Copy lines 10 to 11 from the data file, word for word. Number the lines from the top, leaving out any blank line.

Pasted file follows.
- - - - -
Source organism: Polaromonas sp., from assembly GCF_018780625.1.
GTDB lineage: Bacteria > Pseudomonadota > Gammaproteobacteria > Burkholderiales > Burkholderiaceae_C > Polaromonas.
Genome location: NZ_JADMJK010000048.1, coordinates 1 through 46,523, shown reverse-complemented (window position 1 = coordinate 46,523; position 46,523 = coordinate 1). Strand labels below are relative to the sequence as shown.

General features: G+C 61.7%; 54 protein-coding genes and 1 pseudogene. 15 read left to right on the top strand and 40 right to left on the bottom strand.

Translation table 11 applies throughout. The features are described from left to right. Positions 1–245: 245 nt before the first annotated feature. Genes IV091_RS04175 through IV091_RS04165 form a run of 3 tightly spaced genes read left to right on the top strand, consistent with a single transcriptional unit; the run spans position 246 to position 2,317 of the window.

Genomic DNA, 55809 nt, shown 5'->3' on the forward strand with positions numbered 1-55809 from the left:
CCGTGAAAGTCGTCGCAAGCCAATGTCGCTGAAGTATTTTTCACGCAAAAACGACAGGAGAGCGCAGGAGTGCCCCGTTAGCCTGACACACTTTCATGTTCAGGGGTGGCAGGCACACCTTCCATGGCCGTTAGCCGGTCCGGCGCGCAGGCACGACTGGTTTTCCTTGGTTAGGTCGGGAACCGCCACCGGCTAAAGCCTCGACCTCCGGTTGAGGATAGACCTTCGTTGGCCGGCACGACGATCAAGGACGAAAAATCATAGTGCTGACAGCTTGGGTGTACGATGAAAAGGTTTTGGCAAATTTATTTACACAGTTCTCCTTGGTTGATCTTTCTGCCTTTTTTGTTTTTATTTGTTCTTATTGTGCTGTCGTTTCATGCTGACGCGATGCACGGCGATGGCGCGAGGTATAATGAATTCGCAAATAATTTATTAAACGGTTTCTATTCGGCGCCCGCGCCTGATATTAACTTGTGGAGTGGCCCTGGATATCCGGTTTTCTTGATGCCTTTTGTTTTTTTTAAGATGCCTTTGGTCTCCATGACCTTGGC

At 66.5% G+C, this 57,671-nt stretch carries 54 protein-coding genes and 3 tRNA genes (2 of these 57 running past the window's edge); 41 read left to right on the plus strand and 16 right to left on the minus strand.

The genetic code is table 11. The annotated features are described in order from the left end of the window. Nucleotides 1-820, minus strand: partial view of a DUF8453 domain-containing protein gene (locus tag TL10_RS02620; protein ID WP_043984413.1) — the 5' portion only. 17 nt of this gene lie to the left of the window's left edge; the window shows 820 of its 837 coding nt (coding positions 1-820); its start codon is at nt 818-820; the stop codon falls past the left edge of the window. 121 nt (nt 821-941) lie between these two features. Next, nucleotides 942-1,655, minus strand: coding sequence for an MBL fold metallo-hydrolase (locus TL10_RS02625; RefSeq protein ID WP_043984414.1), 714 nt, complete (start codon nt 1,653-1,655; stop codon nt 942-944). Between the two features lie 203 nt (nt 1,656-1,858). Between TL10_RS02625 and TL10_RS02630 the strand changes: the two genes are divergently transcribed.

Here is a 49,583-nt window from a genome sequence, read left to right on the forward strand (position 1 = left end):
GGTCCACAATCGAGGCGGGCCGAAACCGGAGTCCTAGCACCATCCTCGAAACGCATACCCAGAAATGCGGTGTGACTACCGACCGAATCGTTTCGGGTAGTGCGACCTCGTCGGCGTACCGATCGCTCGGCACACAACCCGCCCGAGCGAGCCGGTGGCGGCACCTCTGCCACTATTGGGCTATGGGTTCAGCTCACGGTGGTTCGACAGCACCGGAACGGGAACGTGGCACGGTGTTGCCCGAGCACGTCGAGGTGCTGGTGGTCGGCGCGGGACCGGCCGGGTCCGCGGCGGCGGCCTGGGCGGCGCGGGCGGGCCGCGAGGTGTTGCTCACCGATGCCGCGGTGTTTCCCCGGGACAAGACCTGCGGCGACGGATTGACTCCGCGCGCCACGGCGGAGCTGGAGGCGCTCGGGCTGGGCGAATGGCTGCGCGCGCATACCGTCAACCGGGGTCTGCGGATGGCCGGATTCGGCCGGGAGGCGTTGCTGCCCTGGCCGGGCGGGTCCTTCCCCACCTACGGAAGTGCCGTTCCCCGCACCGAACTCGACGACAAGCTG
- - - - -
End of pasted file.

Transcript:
Here is a 49,583-nt window from a genome sequence, read left to right on the forward strand (position 1 = left end):
GGTCCACAATCGAGGCGGGCCGAAACCGGAGTCCTAGCACCATCCTCGAAACGCATACCCAGAAATGCGGTGTGACTACCGACCGAATCGTTTCGGGTAGTGCGACCTCGTCGGCGTACCGATCGCTCGGCACACAACCCGCCCGAGCGAGCCGGTGGCGGCACCTCTGCCACTATTGGGCTATGGGTTCAGCTCACGGTGGTTCGACAGCACCGGAACGGGAACGTGGCACGGTGTTGCCCGAGCACGTCGAGGTGCTGGTGGTCGGCGCGGGACCGGCCGGGTCCGCGGCGGCGGCCTGGGCGGCGCGGGCGGGCCGCGAGGTGTTGCTCACCGATGCCGCGGTGTTTCCCCGGGACAAGACCTGCGGCGACGGATTGACTCCGCGCGCCACGGCGGAGCTGGAGGCGCTCGGGCTGGGCGAATGGCTGCGCGCGCATACCGTCAACCGGGGTCTGCGGATGGCCGGATTCGGCCGGGAGGCGTTGCTGCCCTGGCCGGGCGGGTCCTTCCCCACCTACGGAAGTGCCGTTCCCCGCACCGAACTCGACGACAAGCTG